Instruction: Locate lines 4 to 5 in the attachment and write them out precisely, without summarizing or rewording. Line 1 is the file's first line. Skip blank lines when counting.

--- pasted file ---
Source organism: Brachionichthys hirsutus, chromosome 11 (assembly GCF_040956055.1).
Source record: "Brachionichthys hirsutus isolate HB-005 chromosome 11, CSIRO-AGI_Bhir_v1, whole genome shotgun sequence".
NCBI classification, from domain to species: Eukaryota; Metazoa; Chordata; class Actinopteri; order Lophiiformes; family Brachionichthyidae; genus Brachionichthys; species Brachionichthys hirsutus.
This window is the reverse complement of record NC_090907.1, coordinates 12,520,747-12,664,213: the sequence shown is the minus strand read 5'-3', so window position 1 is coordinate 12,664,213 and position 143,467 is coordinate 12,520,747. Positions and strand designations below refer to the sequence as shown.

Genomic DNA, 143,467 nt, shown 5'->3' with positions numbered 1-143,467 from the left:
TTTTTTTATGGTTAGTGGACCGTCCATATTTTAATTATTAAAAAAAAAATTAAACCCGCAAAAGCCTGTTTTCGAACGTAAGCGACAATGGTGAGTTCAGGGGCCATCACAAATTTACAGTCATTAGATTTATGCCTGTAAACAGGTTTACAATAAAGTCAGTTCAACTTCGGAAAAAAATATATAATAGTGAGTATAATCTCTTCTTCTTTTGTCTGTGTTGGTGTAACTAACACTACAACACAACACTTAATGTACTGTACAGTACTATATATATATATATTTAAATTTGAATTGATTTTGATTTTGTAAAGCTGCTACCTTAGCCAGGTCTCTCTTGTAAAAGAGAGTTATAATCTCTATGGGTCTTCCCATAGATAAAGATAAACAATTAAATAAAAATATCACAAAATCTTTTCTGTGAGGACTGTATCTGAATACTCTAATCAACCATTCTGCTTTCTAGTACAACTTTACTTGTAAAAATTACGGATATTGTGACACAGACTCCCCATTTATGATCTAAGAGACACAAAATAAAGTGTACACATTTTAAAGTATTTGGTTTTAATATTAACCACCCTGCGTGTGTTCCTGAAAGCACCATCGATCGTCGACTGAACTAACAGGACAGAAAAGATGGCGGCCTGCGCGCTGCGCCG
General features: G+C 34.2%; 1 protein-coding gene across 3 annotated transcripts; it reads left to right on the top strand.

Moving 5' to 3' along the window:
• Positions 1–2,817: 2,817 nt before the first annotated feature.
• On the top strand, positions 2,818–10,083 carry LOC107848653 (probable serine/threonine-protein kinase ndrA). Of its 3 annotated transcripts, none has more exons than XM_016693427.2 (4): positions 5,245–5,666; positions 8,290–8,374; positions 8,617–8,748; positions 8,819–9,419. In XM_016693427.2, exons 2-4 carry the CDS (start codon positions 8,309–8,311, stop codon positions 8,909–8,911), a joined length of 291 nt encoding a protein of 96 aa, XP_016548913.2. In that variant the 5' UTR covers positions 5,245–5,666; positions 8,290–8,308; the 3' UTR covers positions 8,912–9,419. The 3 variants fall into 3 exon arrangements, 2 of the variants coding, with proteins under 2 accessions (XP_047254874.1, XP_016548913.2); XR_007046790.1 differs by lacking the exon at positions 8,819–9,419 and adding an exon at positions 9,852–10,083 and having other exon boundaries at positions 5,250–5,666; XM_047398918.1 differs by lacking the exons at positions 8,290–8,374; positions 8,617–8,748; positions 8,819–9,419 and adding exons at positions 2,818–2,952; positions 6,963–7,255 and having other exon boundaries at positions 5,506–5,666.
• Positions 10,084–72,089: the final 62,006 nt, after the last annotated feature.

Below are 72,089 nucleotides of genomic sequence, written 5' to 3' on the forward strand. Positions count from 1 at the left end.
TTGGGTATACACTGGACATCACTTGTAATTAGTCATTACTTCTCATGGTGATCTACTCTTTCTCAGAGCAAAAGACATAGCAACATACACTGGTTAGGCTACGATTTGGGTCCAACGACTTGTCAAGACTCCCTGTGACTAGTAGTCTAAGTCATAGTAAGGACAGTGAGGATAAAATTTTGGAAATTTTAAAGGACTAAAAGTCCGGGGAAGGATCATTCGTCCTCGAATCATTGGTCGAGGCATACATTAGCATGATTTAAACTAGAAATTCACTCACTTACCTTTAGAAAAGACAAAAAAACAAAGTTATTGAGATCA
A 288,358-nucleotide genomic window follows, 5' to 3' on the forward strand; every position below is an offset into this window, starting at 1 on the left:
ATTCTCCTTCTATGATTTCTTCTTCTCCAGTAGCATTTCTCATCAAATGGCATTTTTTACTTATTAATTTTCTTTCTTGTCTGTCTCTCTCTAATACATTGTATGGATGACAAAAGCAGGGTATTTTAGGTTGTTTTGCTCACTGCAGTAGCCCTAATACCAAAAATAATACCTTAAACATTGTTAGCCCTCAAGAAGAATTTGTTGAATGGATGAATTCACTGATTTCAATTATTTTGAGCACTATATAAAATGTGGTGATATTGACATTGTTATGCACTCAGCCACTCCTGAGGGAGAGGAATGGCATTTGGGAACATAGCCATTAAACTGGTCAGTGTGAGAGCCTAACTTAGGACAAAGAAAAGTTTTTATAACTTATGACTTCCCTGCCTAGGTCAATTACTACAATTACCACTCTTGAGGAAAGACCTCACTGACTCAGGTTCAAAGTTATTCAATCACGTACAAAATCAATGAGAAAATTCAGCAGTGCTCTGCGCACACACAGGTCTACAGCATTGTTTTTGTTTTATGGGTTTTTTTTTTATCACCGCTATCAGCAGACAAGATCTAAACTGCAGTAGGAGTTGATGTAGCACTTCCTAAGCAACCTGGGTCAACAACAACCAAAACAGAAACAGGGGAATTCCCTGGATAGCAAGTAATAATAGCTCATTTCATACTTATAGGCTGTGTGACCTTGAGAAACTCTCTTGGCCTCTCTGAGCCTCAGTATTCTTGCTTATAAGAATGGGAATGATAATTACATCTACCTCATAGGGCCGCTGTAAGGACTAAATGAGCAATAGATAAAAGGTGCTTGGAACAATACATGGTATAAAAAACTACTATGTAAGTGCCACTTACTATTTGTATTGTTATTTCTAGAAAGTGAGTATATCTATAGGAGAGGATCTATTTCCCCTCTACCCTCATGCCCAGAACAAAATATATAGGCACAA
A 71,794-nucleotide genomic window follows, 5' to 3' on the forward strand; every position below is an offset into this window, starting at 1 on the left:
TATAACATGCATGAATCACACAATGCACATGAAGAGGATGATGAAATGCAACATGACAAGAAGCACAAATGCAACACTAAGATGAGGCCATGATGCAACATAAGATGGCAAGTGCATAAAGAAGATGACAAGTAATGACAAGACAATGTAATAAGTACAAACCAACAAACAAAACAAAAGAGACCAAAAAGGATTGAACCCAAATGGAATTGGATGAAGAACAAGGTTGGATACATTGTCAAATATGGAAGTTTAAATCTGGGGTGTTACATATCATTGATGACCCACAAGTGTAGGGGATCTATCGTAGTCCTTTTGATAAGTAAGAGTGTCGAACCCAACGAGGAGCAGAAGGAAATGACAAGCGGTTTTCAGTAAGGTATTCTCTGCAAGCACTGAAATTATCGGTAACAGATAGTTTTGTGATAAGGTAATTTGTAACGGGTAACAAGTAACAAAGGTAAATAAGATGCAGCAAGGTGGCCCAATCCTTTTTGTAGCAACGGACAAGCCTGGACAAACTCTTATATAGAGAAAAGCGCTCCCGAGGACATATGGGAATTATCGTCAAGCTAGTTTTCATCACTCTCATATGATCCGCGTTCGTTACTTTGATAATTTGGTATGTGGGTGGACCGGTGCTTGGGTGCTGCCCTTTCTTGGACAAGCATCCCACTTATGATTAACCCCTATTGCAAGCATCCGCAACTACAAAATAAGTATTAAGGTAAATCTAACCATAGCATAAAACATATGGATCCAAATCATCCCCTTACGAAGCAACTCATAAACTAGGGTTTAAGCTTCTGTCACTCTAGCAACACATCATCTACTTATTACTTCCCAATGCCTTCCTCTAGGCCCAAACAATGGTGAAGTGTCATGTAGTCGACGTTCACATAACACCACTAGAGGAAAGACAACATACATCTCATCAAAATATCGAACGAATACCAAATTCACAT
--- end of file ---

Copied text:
This window is the reverse complement of record NC_090907.1, coordinates 12,520,747-12,664,213: the sequence shown is the minus strand read 5'-3', so window position 1 is coordinate 12,664,213 and position 143,467 is coordinate 12,520,747. Positions and strand designations below refer to the sequence as shown.

Genomic DNA, 143,467 nt, shown 5'->3' with positions numbered 1-143,467 from the left: